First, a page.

European stocks closed higher on Wednesday as investors around the globe cheered a combination of U.S. Federal Reserve Chair Janet Yellen's reassurance of supportive monetary policy, strong Chinese export data and a U.S. debt deal in Congress.
China data buoys miners
The FTSEurofirst 300 Index provisionally closed 0.7 percent higher at 1,326.05 points as part of a successful rally that has continued for the last five sessions.
The basic resources sector pushed the pan-European index higher after better-than-expected Chinese data released overnight boosted mining stocks. Figures showed mainland exports grew 10.6 percent in January from the year-ago period, compared to a Reuters poll of economists forecasting 2 percent growth.
(Read More: China posts blow out trade data, exports jump 10.6%)
Overall sentiment also received a boost from U.S. lawmakers, who agreed to raise a debt ceiling without any add-on provisions.
(Read More: House passes debt-ceiling increase with no add-ons)
The news followed Tuesday's testimony from Yellen on Capital Hill, which saw the Dow Jones Industrial Average post triple-digit gains. The new Fed Chair stressed continuity in monetary policy and said the recovery in the labor market is far from finished.
(Read More: Yellen's new program: Same as the old one)
U.S. stocks were mostly lower on Wednesday, with Procter & Gamble's reduced earnings outlook weighing on the Dow industrials and the S&P 500 retreating after its largest four-day rise in more than a year.
BoE report released
Bank of England Governor Mark Carney unveiled the "next phase" of forward guidance - which initially tied the bank rate to the country's unemployment rates - after a sharp fall in jobless numbers took the central bank by surprise.
The bank also sharply revised up its growth forecasts for the U.K. economy in 2014. The central bank now expects gross domestic product growth of 3.4 percent this year - substantially higher than its earlier forecast of 2.8 percent.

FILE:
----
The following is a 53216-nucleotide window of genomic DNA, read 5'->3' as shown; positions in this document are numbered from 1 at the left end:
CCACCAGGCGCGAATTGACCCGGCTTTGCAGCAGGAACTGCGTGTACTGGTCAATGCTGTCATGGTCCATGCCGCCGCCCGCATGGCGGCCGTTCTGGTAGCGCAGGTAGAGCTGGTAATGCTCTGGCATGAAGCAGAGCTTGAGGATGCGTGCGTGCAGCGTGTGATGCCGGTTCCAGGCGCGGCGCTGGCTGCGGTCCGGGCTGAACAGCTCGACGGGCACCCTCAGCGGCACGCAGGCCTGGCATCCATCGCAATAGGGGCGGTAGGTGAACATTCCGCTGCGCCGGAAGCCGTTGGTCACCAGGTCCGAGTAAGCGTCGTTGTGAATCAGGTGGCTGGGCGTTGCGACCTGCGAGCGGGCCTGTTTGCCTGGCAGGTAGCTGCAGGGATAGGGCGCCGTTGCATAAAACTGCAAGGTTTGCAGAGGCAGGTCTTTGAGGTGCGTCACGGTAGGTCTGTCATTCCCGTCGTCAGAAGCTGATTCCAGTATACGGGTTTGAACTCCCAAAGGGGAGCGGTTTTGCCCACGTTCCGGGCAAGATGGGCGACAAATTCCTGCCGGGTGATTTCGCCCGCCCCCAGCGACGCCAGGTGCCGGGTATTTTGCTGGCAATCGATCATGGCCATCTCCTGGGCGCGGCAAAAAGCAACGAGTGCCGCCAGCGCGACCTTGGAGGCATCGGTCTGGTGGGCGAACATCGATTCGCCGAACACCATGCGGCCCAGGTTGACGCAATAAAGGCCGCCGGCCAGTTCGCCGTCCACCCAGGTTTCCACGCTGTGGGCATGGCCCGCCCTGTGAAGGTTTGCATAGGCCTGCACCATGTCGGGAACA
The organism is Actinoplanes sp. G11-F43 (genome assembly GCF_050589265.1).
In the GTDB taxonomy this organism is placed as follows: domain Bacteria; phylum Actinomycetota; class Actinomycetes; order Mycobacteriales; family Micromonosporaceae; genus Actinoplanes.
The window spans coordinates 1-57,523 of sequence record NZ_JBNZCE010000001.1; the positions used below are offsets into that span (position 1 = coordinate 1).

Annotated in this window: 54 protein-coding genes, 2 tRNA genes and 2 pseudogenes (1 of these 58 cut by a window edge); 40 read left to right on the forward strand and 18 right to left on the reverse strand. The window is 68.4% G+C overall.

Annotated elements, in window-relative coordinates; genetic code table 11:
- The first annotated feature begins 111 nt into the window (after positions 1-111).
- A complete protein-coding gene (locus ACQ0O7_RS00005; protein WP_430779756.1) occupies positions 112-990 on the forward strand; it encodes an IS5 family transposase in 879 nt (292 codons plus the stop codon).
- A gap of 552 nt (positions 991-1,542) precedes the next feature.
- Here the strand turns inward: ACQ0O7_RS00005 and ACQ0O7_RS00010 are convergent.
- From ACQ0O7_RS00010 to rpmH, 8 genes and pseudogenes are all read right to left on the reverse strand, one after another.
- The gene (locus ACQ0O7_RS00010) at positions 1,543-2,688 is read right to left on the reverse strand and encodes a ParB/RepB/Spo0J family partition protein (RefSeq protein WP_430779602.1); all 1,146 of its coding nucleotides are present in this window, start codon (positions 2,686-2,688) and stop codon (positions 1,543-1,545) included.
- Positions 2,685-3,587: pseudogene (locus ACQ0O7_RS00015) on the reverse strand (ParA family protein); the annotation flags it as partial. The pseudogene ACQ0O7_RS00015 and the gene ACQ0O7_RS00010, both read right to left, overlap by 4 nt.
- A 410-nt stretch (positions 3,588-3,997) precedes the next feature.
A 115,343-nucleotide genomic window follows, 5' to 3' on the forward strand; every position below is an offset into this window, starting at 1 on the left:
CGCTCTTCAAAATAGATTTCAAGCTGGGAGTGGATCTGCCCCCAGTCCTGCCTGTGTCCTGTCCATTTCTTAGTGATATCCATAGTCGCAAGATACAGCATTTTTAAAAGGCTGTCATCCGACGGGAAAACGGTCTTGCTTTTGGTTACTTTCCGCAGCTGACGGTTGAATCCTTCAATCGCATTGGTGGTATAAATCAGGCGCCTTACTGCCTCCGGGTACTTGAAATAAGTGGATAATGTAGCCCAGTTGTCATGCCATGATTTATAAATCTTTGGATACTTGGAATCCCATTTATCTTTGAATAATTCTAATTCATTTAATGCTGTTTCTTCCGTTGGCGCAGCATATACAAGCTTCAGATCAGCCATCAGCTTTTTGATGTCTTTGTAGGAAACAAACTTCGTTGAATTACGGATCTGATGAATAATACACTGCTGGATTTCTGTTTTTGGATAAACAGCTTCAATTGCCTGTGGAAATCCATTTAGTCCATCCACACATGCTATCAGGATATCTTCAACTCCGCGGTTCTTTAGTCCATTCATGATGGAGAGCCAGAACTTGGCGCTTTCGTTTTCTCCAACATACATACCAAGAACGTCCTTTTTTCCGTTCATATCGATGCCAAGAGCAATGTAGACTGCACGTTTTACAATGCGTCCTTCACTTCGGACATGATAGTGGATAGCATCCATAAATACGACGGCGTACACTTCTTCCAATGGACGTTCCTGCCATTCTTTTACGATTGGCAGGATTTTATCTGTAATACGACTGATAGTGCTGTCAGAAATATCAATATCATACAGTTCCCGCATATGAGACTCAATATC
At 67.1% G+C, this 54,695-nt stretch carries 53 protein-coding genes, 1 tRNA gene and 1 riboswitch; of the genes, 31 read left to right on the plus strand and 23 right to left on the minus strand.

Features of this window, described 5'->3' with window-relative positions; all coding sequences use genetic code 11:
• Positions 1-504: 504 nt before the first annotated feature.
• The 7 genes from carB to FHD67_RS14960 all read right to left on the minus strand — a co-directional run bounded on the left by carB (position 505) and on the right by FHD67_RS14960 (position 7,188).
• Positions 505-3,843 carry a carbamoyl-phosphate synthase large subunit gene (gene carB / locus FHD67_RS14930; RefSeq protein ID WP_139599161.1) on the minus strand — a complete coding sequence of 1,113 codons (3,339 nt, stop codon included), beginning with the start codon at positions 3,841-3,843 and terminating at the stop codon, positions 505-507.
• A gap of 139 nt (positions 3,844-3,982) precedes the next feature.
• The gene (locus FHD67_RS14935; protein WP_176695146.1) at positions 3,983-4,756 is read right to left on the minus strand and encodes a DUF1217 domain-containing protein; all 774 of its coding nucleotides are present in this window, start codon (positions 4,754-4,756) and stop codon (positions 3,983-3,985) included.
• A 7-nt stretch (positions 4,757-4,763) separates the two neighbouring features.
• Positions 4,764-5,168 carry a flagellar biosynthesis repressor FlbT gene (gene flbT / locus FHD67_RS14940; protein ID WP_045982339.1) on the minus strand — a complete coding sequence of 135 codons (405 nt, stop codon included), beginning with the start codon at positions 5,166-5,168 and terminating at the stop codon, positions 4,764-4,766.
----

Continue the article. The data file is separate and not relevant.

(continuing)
(Read More: Carney unveils 'next phase' of forward guidance)
Meanwhile, euro zone production numbers failed to meet market expectations. Figures for December saw a fall of 0.7 percent on the month, compared to a 0.3 percent fall predicted in a Reuters poll. The number for the year rose by 0.5 percent but was below estimates of 1.8 percent.
SocGen shares rise
In corporate earnings, French lender Societe Generale reported full-year earnings on Wednesday which failed to meet market expectations but came in three times higher than the previous year; shares closed higher by around 4.7 percent.
(Read More: SocGen's earnings triple in 2013 but miss estimates)
Shares of oil major Total finished the day higher by roughly 1 percent after it confirmed long-term production targets and raised its quarterly dividend to 0.61 euros per share from 0.59 euros the previous quarter. The company, however, posted a 19 percent drop in fourth-quarter adjusted net profit to 2.47 billion euros ($3.38 billion) .
(Read More: Total fourth-quarter profit falls 19% on refining)
Shares of Heineken rose 0.4 percent after it highlighted an improved business performance for the year. The Dutch brewer reported a 4.6 percent drop in 2013 profit as the Dutch brewer struggled with worse-than-expected performance in developing markets and adverse regulatory developments such as higher excise duties on beer.
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